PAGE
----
Gender: a precursor for discriminating against women in paid employment in Nigeria
When the UN declared 1975 - 1985 the ‘decade for women’, they did not know it was to serve as a precursor to several national and international constitutions that would be used to address and suppress unequal power relations between men and women over the following three decades. Yet despite all the progress that has been made, research still shows that these constitutions theoretical commitments, and the acknowledgment of women’s crucial roles, remain trivialised. To this day, women all over the world continue to face discrimination and harm as governments either struggle or fail to implement and enforce ideals such as those in the Convention on the Elimination of all forms of Discrimination Against Women (CEDAW). This paper, authored by faculty of Lagos University, examines the extent to which these constitutions are failing to support and protect women in the context of paid employment in Nigeria. In doing so, the authors argue that gender currently represents a precursor for discrimination in the world of work in the country.
Through literature review, the paper examines the nature of gender-based discrimination, highlighting four forms in which it manifests: direct gender discrimination, where all women are clearly treated differently to men; indirect gender discrimination, which can occur for instance when labour laws have hidden gender-biases; harassment at work, which can range from incivility to sexual assault and bullying; and victimisation, wherein employees are singled out and scapegoated on the basis of gender. Next, the paper discusses a number of contributory factors to women’s discrimination in Nigeria, namely cultural and social norms and beliefs, religious constraints, and psychological and biological constraints. Regarding these last two, the former refers to the social pressures women face, and then reproduce, in terms of how they are expected to prioritise e.g. marriage, while the latter relates to women’s inexorable position of having to balance (and limit) career with pregnancy and childbirth.
Next, the paper examines the level of gender imbalance in Nigeria’s formal and informal sectors. The imbalance is certainly noticeable, with a huge gap in women’s participation in the informal sector. On the plus side, others have noted that the argument for a gender gap in access to education and formal employment no longer holds much weight. The situation varies around the country however. In northern Nigeria, Sharia Criminal Courts have not checked discrimination against women, and still retain many discriminatory laws and policies. Strong gender gaps persist in women’s representation in the boardroom and as CEO’s, and gender stereotypes that cast a woman’s place as being in the home remain prominent and powerful. At the other end of the socioeconomic scale, the authors note a trend of women opting for greater financial independence through greater involvement in stable formal and informal careers, such as women maize farmers shown to be every bit as productive as their male counterparts. As the source for the bulk of employment in Nigeria, there is significant room in agriculture for women to move into, but an enabling environment must be created that eliminates the discrimination currently acting as a barrier to their economic empowerment.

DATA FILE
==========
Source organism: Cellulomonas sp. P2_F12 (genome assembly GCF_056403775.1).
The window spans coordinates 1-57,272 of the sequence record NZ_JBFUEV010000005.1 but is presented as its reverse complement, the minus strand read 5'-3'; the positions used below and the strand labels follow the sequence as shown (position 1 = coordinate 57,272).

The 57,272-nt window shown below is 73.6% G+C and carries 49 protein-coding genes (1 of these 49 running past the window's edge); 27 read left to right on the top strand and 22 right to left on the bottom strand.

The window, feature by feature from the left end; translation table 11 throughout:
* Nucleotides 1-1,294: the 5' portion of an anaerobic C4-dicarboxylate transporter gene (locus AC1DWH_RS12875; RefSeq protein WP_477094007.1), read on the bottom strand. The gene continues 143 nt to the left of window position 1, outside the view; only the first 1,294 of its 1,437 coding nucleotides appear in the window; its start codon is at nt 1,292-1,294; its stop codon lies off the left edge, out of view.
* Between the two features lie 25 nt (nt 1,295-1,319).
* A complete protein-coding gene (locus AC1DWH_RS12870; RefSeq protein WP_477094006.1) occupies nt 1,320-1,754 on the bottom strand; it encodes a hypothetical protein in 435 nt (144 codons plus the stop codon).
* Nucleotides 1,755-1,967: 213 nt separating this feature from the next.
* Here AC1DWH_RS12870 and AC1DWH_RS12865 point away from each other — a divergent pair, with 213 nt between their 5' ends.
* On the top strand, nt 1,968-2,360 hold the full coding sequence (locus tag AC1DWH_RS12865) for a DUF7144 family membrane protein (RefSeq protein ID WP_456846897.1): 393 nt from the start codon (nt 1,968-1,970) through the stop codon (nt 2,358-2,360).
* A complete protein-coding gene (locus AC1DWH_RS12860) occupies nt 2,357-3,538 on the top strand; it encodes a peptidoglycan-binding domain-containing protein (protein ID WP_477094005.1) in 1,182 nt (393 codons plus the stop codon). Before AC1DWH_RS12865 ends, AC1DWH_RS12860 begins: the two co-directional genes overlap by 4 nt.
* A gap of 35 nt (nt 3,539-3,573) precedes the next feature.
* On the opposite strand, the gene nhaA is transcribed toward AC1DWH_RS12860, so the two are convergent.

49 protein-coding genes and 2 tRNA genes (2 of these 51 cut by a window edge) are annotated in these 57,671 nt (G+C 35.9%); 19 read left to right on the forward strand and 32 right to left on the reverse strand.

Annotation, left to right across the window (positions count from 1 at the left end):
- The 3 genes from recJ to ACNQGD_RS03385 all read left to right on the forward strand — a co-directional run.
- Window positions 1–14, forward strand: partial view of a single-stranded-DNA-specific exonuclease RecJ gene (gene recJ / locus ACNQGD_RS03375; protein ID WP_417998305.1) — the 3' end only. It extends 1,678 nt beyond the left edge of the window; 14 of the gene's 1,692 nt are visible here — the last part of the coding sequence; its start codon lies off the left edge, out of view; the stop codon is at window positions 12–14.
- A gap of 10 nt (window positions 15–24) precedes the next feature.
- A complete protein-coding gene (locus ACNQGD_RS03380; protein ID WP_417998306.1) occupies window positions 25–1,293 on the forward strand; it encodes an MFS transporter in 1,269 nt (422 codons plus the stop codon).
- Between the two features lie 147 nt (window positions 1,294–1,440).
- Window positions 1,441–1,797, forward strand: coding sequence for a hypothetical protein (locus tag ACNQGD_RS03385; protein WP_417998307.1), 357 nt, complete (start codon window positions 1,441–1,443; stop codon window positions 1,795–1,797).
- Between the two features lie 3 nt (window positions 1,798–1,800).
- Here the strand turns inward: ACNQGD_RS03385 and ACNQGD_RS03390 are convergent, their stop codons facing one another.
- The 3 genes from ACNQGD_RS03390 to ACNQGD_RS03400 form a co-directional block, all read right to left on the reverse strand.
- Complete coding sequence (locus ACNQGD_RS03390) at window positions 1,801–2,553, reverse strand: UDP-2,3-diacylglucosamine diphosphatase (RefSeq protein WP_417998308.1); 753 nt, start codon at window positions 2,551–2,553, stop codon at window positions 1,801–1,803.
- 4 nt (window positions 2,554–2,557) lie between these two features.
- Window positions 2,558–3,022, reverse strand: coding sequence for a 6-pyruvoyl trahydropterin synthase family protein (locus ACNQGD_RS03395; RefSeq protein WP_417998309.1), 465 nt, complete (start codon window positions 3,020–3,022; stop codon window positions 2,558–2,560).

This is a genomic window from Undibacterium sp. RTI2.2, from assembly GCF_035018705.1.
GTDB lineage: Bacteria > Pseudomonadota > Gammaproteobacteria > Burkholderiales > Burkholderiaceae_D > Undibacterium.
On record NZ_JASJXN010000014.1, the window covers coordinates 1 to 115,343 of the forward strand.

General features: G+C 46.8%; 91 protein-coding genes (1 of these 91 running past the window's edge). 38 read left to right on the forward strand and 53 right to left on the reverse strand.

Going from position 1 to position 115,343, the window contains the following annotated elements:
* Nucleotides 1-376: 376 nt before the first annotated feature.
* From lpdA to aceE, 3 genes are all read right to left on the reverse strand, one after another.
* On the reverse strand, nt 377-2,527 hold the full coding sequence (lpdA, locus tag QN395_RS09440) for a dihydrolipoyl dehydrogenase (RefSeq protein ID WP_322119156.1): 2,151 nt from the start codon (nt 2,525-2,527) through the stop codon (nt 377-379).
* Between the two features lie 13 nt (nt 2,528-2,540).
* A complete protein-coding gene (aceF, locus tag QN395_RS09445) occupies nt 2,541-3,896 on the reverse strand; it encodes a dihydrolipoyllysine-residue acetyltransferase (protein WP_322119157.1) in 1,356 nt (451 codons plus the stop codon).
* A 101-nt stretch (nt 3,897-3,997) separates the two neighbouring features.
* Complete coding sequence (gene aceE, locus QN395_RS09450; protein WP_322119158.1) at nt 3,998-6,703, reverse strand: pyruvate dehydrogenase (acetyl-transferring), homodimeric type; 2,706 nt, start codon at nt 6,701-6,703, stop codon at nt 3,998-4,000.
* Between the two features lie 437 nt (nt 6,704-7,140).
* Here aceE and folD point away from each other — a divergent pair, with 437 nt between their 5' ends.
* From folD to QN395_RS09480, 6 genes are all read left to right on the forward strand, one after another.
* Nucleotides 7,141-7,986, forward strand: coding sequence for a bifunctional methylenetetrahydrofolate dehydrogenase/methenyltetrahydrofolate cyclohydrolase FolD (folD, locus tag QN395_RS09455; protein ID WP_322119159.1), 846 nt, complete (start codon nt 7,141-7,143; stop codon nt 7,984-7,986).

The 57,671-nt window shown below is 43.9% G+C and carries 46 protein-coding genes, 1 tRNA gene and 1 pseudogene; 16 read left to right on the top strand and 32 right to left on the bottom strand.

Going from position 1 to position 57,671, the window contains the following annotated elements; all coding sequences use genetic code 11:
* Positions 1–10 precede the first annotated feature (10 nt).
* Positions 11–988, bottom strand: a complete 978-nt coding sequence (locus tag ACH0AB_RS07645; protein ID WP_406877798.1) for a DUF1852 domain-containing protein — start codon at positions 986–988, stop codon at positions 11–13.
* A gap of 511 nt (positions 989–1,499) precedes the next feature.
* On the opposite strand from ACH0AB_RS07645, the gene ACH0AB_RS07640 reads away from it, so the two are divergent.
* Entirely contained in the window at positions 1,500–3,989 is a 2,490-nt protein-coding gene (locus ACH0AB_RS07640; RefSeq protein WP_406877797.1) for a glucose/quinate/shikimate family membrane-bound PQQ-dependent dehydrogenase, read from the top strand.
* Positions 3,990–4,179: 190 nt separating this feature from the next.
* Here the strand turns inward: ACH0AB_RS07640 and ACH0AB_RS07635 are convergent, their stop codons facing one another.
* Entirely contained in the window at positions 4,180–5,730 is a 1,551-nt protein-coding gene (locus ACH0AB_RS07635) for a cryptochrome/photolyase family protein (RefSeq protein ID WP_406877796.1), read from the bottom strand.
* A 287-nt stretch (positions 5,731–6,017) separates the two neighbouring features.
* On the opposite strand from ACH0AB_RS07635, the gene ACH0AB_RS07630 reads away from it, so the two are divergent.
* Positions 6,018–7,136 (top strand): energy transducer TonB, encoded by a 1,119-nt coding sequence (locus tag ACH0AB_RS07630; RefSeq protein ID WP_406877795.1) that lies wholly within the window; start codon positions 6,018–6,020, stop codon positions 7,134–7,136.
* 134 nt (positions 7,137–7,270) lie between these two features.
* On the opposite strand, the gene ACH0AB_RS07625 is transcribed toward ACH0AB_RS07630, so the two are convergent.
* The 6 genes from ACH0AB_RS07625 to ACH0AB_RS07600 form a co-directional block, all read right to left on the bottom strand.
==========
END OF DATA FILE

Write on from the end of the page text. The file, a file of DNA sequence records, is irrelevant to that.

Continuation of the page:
Prior to the paper’s conclusion, the authors concisely summarise the negative effect of gender discrimination, and offers a few words on how to prevent such discrimination at work.
Gender discrimination is not only harmful to the professional growth of an individual; it also limits the growth of businesses themselves.
Gender discrimination can reflect negatively on an organisation’s performance, and can compromise the quality of the workforce by creating an unhealthy work environment that is not conducive for employees’ performance.
Gender discrimination can result in poor retention of both women and men at work, and can lead to a negative public image of the country, government, or employers.
The onus of preventing the discrimination of women at work is on lawmakers and employers.
National policy makers and necessary law enforcing agents should ensure that all policies, from recruitment to hiring, compensation, and benefits, do not violate employee rights.
Strict actions and sanctions should be taken by the federal and state government and management of the organisation against violators.
More awareness should be created at macro- and micro-levels of the society and work.
Federal, National and States laws should ensure and enforce equal pay and equal treatment for men and women.
Finally, the paper ends on a positive note, highlighting the work currently being down by government at all levels toward combating discriminatory traditional practices such as early marriage, and the institutionalisation of the domestic roles. Examples include the introduction of flexi- and part-time working patterns for women, and the establishment of day-care centres and crèches within office premises and hospitals in order to help women cope with their families and work responsibilities. These moves toward eradicating the discrimination of women are complemented by a continuous and sustained sensitisation and advocacy programme, with the overall result of a modest decline of discrimination against women in paid employment in Nigeria.